A lengthy drum roll elapsed this morning as 2012’s four-time board and leadership resignee James Murdoch appeared at the Leveson Inquiry.
Looking somewhat dishevelled compared to the razor-sharp, grade-one cut he sported at last summer’s father-and-son grilling before the Culture, Media and Sport Committee (you remember: back in the days when he still had some semblance of managerial control?), the News Corporation’s equivalent of a minister without portfolio held out against inquisitor Robert Jay’s suggestions that his meagre brand of governance had effectively rubber-stamped illegal phone hacking at the News of the World.
Instead of simply confirming what the management community already knows – that his coverage on News International’s legal affairs was, at best, threadbare – he chose to dump the blame for much of the fallout at the feet of former NI counsel Tom Crone and former NOTW editor Colin Myler for not keeping him up to speed on the level of exposure the paper was facing. This was an odd manoeuvre, to say the least – especially considering that Murdoch had already publicly admitted to ignoring a 2008 email that had warned him of that very risk.
So, with the “what you know” area of his skill set left every bit as tarnished as popular perception would suggest, Jay turned to the “who you know” part. In that section, Murdoch was every bit as frustrating – his circuits set to full-on Double Standard mode.
Pressing him on the build-up to News International’s abortive attempt to gain a controlling interest in BSkyB, Jay proposed that controversy over the bid had heightened once it became clear that Vince Cable – who would have decided the matter, were it not for a sting operation by the Telegraph – “had not approached the decision with an entirely open mind.”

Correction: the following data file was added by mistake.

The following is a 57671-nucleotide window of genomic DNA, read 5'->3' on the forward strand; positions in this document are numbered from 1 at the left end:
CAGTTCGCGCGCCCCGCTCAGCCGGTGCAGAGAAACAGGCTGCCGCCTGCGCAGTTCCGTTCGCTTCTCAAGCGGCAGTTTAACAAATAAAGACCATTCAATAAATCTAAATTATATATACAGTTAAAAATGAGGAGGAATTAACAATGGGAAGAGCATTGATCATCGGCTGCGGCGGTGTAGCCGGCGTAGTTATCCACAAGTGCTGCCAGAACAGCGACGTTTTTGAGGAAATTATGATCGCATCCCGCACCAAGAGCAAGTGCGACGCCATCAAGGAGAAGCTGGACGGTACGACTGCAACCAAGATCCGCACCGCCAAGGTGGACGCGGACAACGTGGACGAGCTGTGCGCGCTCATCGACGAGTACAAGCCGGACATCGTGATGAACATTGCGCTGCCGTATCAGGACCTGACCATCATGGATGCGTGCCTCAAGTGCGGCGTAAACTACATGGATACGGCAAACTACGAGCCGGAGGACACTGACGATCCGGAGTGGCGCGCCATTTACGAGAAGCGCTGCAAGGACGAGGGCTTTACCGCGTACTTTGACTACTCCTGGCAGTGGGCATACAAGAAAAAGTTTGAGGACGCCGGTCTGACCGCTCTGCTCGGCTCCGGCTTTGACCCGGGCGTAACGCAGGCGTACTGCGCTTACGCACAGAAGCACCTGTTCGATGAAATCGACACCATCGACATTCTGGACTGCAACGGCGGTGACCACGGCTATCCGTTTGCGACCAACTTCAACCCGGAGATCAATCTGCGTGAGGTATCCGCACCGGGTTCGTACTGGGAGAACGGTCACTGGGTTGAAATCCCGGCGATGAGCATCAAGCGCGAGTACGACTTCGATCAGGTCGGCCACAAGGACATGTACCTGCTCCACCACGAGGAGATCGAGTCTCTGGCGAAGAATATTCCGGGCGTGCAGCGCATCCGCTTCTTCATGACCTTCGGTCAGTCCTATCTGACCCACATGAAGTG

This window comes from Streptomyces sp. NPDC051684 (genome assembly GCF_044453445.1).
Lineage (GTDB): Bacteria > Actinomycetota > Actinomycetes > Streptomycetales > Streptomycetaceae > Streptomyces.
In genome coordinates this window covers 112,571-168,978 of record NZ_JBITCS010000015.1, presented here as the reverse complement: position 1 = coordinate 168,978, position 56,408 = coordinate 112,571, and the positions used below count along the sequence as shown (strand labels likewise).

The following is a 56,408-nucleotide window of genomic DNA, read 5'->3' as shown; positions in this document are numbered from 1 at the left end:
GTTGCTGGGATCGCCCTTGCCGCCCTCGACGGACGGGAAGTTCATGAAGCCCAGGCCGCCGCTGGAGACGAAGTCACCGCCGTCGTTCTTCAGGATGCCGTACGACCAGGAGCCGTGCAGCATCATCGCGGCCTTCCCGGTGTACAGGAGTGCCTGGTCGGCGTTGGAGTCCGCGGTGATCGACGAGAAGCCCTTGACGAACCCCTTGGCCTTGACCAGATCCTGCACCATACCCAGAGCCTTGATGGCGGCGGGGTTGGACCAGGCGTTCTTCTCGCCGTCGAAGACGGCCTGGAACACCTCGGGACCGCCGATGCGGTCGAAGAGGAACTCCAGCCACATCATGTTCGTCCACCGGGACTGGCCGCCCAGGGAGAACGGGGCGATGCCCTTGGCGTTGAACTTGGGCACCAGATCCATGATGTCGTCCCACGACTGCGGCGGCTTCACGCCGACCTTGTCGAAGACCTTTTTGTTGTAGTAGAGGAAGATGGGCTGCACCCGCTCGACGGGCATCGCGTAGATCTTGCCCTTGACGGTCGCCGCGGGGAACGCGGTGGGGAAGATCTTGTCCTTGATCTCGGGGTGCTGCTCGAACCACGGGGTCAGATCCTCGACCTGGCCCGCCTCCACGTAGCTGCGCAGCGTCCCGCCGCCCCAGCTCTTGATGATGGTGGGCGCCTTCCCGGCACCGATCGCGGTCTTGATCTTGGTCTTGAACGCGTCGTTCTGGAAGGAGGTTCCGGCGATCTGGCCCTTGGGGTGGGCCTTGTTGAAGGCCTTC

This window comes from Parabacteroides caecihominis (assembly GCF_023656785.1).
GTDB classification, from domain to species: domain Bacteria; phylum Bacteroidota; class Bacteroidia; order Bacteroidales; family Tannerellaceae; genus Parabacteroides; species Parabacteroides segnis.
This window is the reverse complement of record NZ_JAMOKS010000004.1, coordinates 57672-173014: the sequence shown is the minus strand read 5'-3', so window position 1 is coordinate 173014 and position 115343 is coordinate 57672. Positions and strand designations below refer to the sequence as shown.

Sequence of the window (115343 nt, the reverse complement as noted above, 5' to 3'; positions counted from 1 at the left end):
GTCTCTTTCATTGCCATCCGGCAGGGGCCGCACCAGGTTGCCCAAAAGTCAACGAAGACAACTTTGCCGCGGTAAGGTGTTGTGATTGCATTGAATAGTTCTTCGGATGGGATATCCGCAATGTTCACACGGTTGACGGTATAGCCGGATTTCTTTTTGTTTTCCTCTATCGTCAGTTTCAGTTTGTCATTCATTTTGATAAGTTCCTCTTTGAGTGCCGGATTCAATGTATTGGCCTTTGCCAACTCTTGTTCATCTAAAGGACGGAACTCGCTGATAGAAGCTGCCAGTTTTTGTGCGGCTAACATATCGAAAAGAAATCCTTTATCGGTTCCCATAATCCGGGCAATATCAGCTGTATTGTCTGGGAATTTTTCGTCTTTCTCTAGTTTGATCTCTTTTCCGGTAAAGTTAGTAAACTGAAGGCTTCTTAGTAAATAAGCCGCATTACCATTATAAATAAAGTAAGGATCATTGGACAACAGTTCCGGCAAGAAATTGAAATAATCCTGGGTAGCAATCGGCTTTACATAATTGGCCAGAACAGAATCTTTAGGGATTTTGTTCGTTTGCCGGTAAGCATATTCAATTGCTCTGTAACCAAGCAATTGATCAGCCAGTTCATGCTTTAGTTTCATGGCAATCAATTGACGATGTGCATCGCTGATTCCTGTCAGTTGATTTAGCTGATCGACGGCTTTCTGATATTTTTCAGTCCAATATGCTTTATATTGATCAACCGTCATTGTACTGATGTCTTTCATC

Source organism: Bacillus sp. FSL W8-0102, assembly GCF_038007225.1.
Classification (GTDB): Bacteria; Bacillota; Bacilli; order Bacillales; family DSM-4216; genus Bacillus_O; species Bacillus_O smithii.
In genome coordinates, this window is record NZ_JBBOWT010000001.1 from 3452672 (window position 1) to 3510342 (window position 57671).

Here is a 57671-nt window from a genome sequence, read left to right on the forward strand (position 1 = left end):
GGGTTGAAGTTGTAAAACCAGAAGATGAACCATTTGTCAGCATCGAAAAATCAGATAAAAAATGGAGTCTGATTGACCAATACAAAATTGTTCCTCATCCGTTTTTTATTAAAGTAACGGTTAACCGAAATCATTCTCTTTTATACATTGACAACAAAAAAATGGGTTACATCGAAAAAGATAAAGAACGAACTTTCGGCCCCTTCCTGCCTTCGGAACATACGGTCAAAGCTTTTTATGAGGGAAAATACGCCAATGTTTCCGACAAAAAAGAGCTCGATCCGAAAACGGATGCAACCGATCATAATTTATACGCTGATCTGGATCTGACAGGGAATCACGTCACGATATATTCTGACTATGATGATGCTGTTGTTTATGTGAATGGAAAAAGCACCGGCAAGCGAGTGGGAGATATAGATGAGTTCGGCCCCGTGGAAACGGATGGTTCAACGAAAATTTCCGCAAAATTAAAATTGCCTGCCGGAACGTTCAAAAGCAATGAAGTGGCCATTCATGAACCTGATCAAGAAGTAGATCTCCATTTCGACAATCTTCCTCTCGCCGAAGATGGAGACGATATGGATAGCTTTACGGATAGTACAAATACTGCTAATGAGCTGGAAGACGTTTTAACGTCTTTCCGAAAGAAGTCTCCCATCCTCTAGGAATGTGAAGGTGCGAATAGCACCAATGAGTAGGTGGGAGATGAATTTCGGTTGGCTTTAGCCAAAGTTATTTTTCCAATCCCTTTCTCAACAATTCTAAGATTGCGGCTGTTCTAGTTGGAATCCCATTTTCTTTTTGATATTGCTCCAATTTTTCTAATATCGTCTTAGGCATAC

Bristling at Jay’s tame characterisation, Murdoch pounced in to clarify that Cable “was removed from his position of responsibility for acute bias”. But when Jay later sought to engage with the thought that Cable’s replacement on the judicial decision – Culture secretary Jeremy Hunt – was, to all intents and purposes, a News International “cheerleader”, Murdoch was having none of it. He could not accept that the bias revealed in the Telegraph’s sting on Cable had its direct opposite in Hunt, who would almost certainly have approved the bid had it not been for the dramatic escalation of the phone hacking saga, following revelations that the News of the World had accessed the phone of murdered schoolgirl Milly Dowler.
In the same part of the morning’s session, it became clear that Murdoch had enjoyed a “tiny conversation” over the bid with Prime Minister David Cameron at a dinner organised by former NI chief executive Rebekah Brooks.
Well, that clears up the bias issue, then, doesn’t it?
Jay has spent the opening of the afternoon session mining the huge conflict-of-interest issue of how Jeremy Hunt could have been functioning as a de facto NI consultant on the BSkyB bid. Curiouser and curiouser…
Professional Manager will have another Leveson bulletin tomorrow… with our verdict on Murdoch Sr’s long-awaited performance.